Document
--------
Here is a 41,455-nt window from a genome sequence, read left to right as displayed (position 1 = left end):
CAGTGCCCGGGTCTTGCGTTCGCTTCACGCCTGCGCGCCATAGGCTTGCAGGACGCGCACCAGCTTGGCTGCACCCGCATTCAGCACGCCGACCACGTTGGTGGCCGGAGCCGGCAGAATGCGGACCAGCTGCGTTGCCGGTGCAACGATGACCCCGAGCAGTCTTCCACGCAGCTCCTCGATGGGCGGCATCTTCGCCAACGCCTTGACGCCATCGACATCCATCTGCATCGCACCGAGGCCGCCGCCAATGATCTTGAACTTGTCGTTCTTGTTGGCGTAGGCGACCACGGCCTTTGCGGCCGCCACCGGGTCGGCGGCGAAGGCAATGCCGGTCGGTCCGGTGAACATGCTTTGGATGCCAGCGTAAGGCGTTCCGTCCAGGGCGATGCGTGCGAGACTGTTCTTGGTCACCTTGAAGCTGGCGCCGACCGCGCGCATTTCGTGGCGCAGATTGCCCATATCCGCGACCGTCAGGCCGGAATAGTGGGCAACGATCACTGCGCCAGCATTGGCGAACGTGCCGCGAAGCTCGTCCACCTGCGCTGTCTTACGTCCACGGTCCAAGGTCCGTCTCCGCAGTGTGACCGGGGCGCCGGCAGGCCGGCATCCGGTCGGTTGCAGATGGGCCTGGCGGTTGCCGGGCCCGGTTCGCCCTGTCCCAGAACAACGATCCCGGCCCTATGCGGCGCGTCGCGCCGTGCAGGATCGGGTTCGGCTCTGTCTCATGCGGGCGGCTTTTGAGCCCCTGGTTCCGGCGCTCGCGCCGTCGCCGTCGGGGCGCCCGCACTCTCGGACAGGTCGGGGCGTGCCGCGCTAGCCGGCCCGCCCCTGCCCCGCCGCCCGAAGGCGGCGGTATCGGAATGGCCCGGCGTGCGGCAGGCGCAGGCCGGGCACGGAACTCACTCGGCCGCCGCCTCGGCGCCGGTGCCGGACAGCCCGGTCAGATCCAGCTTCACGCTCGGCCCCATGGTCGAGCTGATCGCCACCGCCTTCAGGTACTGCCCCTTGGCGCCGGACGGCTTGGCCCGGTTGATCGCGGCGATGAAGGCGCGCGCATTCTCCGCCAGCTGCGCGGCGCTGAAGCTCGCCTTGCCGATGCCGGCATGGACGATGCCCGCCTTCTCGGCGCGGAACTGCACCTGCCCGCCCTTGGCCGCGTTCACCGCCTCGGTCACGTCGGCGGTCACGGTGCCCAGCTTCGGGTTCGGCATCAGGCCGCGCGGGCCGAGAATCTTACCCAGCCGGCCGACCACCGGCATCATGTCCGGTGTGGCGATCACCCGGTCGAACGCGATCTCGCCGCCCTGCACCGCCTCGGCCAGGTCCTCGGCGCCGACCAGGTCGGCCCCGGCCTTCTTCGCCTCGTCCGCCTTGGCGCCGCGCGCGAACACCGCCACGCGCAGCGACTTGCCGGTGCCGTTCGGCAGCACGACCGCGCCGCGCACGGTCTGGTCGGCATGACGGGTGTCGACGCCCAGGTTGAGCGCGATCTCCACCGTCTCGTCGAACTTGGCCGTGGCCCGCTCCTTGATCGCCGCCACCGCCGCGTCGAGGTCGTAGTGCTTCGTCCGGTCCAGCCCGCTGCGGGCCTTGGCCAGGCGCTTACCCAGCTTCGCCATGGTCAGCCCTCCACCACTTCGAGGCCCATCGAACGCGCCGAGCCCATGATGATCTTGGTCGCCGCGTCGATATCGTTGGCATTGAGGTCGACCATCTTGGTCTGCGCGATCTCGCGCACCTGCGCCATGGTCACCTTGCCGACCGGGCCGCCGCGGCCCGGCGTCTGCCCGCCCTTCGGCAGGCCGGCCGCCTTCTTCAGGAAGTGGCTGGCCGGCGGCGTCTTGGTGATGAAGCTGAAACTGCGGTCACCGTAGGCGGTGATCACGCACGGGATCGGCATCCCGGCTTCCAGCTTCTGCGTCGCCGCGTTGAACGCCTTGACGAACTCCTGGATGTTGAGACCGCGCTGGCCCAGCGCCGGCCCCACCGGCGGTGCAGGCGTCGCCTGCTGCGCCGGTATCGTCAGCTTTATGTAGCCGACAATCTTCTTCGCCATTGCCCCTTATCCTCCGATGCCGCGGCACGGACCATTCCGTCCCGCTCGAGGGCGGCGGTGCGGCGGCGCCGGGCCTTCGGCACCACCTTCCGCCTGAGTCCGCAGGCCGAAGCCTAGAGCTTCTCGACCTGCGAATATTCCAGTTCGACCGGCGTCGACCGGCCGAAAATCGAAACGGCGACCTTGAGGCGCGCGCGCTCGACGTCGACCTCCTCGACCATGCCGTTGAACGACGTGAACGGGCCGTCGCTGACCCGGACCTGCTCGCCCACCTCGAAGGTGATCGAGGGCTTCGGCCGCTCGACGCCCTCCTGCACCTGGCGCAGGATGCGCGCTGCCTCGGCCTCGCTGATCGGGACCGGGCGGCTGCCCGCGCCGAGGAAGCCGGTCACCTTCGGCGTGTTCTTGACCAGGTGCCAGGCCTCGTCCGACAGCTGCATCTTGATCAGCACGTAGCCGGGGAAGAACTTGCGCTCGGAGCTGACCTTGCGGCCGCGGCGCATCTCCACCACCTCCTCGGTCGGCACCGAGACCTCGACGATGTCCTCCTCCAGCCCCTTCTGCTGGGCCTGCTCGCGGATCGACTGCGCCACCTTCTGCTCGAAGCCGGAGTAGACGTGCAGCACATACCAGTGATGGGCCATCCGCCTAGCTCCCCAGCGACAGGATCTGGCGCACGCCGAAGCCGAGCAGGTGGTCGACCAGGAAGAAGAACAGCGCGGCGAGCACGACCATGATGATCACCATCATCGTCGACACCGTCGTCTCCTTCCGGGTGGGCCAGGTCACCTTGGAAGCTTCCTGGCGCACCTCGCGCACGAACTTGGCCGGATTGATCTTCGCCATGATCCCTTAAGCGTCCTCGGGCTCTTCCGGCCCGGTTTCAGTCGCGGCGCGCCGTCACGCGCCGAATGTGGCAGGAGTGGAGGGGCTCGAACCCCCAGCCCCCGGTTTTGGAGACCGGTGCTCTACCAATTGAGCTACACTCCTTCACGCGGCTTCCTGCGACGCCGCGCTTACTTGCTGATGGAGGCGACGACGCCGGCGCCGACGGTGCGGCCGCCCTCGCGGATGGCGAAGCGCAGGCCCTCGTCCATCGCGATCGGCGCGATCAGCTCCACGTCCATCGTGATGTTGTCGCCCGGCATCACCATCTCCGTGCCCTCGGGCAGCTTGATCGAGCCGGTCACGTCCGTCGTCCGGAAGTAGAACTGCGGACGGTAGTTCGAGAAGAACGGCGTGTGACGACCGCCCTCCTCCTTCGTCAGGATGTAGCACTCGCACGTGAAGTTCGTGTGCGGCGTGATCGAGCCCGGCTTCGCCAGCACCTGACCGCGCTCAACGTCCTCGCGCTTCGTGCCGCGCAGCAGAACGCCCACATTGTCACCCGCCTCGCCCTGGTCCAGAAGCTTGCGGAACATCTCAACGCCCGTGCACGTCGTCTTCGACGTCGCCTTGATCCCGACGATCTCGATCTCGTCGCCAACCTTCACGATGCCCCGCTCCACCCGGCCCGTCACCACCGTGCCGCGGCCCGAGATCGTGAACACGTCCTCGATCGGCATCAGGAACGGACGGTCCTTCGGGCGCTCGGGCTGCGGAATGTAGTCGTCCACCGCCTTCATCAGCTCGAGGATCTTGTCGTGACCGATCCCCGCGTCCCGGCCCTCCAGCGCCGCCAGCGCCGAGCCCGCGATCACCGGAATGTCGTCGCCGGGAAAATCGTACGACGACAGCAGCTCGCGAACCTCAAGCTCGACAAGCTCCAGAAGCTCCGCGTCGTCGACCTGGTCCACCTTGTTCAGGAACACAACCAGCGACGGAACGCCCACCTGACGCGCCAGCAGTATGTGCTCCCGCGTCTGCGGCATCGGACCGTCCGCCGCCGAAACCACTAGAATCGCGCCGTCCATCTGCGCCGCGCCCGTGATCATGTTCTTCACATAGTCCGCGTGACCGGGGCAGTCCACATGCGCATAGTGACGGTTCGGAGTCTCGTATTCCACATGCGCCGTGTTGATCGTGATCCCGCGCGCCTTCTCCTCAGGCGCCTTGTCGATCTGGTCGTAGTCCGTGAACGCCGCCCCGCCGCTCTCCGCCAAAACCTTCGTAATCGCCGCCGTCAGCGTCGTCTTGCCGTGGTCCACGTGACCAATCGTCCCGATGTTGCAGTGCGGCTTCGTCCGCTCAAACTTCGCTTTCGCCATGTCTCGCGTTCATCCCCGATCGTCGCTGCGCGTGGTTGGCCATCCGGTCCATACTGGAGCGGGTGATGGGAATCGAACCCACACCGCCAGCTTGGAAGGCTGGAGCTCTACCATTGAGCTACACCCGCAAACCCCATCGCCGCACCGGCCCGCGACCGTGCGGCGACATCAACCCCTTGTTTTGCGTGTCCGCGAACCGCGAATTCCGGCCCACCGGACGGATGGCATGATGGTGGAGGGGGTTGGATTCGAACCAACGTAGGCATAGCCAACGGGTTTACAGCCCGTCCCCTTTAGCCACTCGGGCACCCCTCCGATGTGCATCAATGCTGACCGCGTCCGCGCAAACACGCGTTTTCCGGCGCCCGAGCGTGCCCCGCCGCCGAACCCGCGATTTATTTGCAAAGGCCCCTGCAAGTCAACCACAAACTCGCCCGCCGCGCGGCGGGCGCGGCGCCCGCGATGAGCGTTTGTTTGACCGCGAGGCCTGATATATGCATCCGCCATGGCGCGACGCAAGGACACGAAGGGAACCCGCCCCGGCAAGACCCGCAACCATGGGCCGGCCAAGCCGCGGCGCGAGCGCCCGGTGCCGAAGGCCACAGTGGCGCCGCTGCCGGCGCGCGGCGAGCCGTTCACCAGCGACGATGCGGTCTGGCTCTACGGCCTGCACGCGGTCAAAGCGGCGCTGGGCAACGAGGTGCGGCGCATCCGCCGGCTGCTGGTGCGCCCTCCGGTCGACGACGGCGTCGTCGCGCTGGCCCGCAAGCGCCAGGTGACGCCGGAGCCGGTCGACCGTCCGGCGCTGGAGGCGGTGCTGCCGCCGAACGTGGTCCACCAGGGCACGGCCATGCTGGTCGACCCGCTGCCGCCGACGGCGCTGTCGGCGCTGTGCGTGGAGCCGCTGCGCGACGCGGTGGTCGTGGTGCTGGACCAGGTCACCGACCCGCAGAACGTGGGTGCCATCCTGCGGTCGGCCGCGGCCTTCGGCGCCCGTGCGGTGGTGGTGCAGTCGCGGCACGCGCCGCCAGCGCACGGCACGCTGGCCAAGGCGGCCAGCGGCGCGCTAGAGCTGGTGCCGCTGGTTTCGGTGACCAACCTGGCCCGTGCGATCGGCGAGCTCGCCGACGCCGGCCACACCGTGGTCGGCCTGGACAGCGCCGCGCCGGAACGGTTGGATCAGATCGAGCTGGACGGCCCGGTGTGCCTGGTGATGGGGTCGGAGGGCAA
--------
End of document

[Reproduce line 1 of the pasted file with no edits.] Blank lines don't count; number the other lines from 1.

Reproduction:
Here is a 41,455-nt window from a genome sequence, read left to right as displayed (position 1 = left end):